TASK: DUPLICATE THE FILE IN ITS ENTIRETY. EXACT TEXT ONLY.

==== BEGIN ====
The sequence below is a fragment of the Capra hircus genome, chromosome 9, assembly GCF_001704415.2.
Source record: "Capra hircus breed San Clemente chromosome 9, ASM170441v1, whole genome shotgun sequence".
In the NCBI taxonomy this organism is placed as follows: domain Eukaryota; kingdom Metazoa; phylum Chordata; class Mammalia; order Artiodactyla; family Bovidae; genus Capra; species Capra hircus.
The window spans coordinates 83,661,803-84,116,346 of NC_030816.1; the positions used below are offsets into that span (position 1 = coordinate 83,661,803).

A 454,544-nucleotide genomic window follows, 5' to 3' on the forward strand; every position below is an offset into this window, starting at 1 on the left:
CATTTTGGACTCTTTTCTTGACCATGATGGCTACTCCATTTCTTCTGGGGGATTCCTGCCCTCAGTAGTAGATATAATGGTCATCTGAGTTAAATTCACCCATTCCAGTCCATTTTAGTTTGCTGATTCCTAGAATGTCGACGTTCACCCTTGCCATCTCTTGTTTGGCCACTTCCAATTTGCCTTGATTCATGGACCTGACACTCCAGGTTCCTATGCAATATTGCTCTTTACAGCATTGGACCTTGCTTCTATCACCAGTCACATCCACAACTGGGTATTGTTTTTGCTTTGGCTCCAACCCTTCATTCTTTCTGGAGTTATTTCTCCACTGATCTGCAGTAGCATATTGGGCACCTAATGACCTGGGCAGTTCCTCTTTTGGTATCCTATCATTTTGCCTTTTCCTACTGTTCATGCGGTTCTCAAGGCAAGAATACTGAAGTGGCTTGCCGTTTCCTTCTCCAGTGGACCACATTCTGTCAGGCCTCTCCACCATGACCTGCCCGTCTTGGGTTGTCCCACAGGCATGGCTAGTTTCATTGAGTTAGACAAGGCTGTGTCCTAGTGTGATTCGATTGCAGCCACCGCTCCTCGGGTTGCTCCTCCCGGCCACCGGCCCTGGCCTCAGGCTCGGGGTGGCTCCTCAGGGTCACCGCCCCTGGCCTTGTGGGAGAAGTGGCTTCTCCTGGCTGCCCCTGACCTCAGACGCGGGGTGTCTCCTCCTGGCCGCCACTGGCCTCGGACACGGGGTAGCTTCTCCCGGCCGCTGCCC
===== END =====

The sequence below is a fragment of the Capra hircus genome, chromosome 9, assembly GCF_001704415.2.
Source record: "Capra hircus breed San Clemente chromosome 9, ASM170441v1, whole genome shotgun sequence".
In the NCBI taxonomy this organism is placed as follows: domain Eukaryota; kingdom Metazoa; phylum Chordata; class Mammalia; order Artiodactyla; family Bovidae; genus Capra; species Capra hircus.
The window spans coordinates 83,661,803-84,116,346 of NC_030816.1; the positions used below are offsets into that span (position 1 = coordinate 83,661,803).

A 454,544-nucleotide genomic window follows, 5' to 3' on the forward strand; every position below is an offset into this window, starting at 1 on the left:
CATTTTGGACTCTTTTCTTGACCATGATGGCTACTCCATTTCTTCTGGGGGATTCCTGCCCTCAGTAGTAGATATAATGGTCATCTGAGTTAAATTCACCCATTCCAGTCCATTTTAGTTTGCTGATTCCTAGAATGTCGACGTTCACCCTTGCCATCTCTTGTTTGGCCACTTCCAATTTGCCTTGATTCATGGACCTGACACTCCAGGTTCCTATGCAATATTGCTCTTTACAGCATTGGACCTTGCTTCTATCACCAGTCACATCCACAACTGGGTATTGTTTTTGCTTTGGCTCCAACCCTTCATTCTTTCTGGAGTTATTTCTCCACTGATCTGCAGTAGCATATTGGGCACCTAATGACCTGGGCAGTTCCTCTTTTGGTATCCTATCATTTTGCCTTTTCCTACTGTTCATGCGGTTCTCAAGGCAAGAATACTGAAGTGGCTTGCCGTTTCCTTCTCCAGTGGACCACATTCTGTCAGGCCTCTCCACCATGACCTGCCCGTCTTGGGTTGTCCCACAGGCATGGCTAGTTTCATTGAGTTAGACAAGGCTGTGTCCTAGTGTGATTCGATTGCAGCCACCGCTCCTCGGGTTGCTCCTCCCGGCCACCGGCCCTGGCCTCAGGCTCGGGGTGGCTCCTCAGGGTCACCGCCCCTGGCCTTGTGGGAGAAGTGGCTTCTCCTGGCTGCCCCTGACCTCAGACGCGGGGTGTCTCCTCCTGGCCGCCACTGGCCTCGGACACGGGGTAGCTTCTCCCGGCCGCTGCCC